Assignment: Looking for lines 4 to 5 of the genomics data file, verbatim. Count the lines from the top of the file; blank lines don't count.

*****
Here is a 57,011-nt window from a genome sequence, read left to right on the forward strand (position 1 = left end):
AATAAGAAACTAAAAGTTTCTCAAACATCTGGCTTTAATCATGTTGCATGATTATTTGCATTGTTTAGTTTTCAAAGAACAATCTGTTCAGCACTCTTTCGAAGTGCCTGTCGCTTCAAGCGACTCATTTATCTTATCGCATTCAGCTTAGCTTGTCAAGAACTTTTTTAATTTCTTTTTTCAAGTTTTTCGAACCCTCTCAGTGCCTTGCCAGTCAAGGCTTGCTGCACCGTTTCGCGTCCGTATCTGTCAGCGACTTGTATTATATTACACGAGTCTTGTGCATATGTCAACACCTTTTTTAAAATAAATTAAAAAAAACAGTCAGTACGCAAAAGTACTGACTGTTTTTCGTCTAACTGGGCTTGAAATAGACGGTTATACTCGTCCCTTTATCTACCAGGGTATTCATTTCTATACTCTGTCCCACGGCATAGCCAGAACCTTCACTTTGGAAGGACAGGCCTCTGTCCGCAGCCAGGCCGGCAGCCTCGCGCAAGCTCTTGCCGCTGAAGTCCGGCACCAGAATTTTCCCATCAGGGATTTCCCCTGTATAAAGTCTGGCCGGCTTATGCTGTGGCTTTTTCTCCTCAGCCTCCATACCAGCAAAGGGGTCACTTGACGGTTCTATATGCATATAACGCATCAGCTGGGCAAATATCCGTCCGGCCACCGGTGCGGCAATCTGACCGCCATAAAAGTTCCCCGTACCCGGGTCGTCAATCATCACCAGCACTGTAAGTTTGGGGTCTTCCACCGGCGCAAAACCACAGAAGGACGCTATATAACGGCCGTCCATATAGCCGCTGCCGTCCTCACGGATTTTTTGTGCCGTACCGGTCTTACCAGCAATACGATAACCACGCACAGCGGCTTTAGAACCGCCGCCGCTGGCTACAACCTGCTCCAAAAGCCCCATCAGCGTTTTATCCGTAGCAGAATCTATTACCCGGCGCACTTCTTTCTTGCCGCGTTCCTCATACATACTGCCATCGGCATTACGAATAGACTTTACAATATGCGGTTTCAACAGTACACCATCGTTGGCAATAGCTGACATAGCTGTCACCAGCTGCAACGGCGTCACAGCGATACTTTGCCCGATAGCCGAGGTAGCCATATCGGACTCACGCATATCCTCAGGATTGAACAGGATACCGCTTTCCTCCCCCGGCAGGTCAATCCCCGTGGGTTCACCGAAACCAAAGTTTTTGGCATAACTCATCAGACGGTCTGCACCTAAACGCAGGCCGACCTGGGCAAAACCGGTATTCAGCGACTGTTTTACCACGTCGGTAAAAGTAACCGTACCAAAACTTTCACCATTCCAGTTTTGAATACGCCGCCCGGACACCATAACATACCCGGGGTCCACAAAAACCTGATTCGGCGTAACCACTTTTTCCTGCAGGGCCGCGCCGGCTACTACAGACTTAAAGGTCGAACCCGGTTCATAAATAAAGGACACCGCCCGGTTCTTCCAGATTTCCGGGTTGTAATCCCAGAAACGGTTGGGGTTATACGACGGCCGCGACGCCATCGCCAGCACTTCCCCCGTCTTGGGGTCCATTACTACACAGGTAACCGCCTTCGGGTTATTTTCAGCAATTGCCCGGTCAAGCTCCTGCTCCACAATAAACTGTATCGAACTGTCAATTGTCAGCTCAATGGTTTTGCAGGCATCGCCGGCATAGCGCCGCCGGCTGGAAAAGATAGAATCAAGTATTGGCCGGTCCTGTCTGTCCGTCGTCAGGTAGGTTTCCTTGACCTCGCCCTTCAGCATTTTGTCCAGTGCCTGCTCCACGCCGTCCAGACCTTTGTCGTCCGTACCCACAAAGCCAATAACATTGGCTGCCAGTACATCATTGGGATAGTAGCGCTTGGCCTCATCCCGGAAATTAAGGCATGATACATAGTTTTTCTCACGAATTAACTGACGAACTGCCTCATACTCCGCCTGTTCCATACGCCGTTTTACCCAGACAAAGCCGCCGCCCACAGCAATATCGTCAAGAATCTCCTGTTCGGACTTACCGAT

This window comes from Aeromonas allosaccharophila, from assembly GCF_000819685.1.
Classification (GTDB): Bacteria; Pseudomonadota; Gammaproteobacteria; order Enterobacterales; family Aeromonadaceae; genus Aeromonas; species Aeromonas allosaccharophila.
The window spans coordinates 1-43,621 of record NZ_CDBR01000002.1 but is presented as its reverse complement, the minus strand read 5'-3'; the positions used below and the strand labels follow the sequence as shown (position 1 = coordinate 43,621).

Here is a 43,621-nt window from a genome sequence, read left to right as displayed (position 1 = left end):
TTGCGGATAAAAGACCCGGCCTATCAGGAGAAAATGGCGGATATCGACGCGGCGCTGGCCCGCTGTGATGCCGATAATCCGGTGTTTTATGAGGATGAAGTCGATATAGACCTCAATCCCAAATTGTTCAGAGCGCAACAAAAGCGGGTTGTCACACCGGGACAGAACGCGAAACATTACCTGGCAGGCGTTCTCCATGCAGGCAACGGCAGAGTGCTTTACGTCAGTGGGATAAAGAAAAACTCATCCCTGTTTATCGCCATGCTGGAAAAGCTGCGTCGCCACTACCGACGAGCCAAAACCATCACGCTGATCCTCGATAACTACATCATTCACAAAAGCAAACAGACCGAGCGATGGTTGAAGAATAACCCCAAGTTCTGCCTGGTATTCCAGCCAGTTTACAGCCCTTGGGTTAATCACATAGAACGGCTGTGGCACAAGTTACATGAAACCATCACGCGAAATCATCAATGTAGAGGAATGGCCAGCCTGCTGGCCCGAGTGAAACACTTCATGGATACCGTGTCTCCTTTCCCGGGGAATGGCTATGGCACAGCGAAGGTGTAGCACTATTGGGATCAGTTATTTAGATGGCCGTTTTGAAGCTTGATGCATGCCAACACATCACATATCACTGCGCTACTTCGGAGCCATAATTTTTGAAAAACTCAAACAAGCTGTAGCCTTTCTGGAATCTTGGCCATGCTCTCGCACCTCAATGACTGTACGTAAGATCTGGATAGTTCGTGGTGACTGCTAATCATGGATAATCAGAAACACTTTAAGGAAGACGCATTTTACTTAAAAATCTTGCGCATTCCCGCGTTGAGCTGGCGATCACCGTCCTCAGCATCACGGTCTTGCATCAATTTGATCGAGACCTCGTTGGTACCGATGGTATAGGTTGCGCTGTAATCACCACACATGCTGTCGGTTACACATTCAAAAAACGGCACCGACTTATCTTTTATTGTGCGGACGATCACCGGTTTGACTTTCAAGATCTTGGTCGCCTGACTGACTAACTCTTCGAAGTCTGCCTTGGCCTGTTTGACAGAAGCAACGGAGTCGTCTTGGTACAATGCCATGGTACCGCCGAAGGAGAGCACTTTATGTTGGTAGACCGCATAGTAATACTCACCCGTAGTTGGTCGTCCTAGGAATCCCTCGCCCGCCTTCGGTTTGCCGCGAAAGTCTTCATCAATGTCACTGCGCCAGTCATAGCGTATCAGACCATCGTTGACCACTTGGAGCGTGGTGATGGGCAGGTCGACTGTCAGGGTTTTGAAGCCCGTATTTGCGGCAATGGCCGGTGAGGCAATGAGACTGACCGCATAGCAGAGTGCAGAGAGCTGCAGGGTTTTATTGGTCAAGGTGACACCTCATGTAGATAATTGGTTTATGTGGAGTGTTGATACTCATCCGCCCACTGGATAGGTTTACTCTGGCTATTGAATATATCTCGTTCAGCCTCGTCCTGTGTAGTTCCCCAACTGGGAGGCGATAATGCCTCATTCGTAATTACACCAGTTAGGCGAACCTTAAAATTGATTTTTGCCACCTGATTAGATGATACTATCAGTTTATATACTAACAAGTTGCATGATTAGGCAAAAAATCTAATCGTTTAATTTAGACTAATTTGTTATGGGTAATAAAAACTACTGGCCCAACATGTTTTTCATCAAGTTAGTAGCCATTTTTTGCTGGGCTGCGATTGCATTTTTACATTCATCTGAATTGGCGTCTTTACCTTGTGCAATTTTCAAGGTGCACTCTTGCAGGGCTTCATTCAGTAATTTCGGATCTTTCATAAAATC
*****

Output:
Classification (GTDB): Bacteria; Pseudomonadota; Gammaproteobacteria; order Enterobacterales; family Aeromonadaceae; genus Aeromonas; species Aeromonas allosaccharophila.
The window spans coordinates 1-43,621 of record NZ_CDBR01000002.1 but is presented as its reverse complement, the minus strand read 5'-3'; the positions used below and the strand labels follow the sequence as shown (position 1 = coordinate 43,621).